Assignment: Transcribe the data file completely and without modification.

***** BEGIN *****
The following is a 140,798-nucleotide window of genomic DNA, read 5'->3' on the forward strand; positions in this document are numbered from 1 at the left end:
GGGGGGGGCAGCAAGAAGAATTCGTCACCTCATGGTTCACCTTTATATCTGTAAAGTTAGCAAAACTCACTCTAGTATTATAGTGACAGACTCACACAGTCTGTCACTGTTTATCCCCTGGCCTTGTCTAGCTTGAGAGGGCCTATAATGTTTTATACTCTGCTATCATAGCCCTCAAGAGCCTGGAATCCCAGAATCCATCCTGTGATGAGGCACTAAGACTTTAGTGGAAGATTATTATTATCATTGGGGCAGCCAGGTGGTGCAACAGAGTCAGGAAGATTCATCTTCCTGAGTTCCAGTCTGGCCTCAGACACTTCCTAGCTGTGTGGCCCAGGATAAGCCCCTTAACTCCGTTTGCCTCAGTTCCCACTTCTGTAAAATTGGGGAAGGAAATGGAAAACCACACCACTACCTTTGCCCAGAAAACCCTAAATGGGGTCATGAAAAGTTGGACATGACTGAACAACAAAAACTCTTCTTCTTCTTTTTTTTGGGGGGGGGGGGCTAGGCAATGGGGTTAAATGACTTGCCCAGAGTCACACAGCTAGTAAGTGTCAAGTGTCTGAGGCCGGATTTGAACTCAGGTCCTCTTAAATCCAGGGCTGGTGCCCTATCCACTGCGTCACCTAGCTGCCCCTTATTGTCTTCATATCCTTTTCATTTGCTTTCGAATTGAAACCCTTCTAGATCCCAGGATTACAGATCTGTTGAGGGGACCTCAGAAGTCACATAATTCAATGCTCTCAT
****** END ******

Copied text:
The following is a 140,798-nucleotide window of genomic DNA, read 5'->3' on the forward strand; positions in this document are numbered from 1 at the left end:
GGGGGGGGCAGCAAGAAGAATTCGTCACCTCATGGTTCACCTTTATATCTGTAAAGTTAGCAAAACTCACTCTAGTATTATAGTGACAGACTCACACAGTCTGTCACTGTTTATCCCCTGGCCTTGTCTAGCTTGAGAGGGCCTATAATGTTTTATACTCTGCTATCATAGCCCTCAAGAGCCTGGAATCCCAGAATCCATCCTGTGATGAGGCACTAAGACTTTAGTGGAAGATTATTATTATCATTGGGGCAGCCAGGTGGTGCAACAGAGTCAGGAAGATTCATCTTCCTGAGTTCCAGTCTGGCCTCAGACACTTCCTAGCTGTGTGGCCCAGGATAAGCCCCTTAACTCCGTTTGCCTCAGTTCCCACTTCTGTAAAATTGGGGAAGGAAATGGAAAACCACACCACTACCTTTGCCCAGAAAACCCTAAATGGGGTCATGAAAAGTTGGACATGACTGAACAACAAAAACTCTTCTTCTTCTTTTTTTTGGGGGGGGGGGGCTAGGCAATGGGGTTAAATGACTTGCCCAGAGTCACACAGCTAGTAAGTGTCAAGTGTCTGAGGCCGGATTTGAACTCAGGTCCTCTTAAATCCAGGGCTGGTGCCCTATCCACTGCGTCACCTAGCTGCCCCTTATTGTCTTCATATCCTTTTCATTTGCTTTCGAATTGAAACCCTTCTAGATCCCAGGATTACAGATCTGTTGAGGGGACCTCAGAAGTCACATAATTCAATGCTCTCAT